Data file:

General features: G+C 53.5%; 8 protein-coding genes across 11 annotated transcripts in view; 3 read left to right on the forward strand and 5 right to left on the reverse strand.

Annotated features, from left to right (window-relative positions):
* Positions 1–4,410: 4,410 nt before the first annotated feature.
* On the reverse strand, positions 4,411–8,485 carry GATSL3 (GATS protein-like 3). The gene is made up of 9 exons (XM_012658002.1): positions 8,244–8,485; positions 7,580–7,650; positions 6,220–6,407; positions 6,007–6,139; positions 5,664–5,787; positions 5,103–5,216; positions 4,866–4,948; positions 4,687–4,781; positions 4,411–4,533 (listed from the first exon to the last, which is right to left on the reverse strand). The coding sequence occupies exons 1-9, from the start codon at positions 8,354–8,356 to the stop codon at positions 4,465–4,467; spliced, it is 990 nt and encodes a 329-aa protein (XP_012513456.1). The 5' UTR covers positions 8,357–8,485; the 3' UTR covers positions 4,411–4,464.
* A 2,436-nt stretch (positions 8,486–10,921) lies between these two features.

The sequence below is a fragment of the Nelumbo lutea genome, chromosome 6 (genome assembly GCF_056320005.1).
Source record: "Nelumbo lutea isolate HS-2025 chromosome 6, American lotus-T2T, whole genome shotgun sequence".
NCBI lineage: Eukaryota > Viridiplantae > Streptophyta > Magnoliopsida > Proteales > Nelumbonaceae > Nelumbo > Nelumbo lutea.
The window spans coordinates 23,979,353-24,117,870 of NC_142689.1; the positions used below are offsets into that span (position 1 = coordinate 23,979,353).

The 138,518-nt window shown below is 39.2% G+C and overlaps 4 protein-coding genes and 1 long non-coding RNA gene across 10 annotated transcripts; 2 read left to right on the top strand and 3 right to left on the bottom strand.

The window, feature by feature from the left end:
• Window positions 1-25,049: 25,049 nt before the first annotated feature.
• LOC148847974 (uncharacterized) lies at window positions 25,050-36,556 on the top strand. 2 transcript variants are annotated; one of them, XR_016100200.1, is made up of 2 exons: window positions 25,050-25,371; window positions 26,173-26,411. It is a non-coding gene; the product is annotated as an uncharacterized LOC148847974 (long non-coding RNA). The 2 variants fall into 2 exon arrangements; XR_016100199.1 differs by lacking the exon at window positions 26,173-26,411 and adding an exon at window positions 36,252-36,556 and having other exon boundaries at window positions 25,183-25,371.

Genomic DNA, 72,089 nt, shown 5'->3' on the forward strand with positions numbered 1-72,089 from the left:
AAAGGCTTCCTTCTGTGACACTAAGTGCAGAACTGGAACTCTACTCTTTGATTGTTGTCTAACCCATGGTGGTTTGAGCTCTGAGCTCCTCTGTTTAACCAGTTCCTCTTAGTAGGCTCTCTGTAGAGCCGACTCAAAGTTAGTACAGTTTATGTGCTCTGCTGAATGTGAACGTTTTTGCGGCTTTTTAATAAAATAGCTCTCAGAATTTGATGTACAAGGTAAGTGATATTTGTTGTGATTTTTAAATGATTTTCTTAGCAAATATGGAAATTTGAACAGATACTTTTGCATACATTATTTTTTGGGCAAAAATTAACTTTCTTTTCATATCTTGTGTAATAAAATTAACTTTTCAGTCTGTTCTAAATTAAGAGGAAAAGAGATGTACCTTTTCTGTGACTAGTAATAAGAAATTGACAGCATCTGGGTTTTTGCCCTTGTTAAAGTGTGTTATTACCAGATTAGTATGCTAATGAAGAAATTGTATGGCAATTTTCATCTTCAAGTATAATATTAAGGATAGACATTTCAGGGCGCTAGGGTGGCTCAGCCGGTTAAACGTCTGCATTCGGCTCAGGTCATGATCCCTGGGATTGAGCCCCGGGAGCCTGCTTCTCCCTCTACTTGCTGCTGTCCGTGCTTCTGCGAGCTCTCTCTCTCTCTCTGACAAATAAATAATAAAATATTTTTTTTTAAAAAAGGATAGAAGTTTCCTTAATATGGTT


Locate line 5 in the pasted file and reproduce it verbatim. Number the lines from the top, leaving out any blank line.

* A 2,436-nt stretch (positions 8,486–10,921) lies between these two features.